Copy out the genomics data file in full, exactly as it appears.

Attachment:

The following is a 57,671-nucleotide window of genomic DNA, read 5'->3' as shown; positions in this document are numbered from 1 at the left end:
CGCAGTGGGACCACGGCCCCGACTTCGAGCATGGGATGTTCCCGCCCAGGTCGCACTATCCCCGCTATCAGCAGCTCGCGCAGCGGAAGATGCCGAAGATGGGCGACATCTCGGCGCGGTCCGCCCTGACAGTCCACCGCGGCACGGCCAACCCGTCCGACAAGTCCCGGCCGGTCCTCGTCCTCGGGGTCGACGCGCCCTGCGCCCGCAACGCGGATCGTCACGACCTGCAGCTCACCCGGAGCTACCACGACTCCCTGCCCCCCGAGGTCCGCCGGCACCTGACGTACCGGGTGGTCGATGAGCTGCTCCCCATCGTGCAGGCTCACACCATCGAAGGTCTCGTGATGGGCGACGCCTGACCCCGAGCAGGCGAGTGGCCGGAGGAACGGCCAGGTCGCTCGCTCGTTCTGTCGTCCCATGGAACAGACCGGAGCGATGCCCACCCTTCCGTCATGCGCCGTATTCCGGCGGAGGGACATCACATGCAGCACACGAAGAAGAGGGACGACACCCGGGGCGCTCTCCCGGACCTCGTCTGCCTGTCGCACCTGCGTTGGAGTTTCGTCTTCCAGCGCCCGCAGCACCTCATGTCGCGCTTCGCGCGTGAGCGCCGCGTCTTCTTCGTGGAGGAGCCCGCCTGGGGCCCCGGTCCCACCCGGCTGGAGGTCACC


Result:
The following is a 57,671-nucleotide window of genomic DNA, read 5'->3' as shown; positions in this document are numbered from 1 at the left end:
CGCAGTGGGACCACGGCCCCGACTTCGAGCATGGGATGTTCCCGCCCAGGTCGCACTATCCCCGCTATCAGCAGCTCGCGCAGCGGAAGATGCCGAAGATGGGCGACATCTCGGCGCGGTCCGCCCTGACAGTCCACCGCGGCACGGCCAACCCGTCCGACAAGTCCCGGCCGGTCCTCGTCCTCGGGGTCGACGCGCCCTGCGCCCGCAACGCGGATCGTCACGACCTGCAGCTCACCCGGAGCTACCACGACTCCCTGCCCCCCGAGGTCCGCCGGCACCTGACGTACCGGGTGGTCGATGAGCTGCTCCCCATCGTGCAGGCTCACACCATCGAAGGTCTCGTGATGGGCGACGCCTGACCCCGAGCAGGCGAGTGGCCGGAGGAACGGCCAGGTCGCTCGCTCGTTCTGTCGTCCCATGGAACAGACCGGAGCGATGCCCACCCTTCCGTCATGCGCCGTATTCCGGCGGAGGGACATCACATGCAGCACACGAAGAAGAGGGACGACACCCGGGGCGCTCTCCCGGACCTCGTCTGCCTGTCGCACCTGCGTTGGAGTTTCGTCTTCCAGCGCCCGCAGCACCTCATGTCGCGCTTCGCGCGTGAGCGCCGCGTCTTCTTCGTGGAGGAGCCCGCCTGGGGCCCCGGTCCCACCCGGCTGGAGGTCACC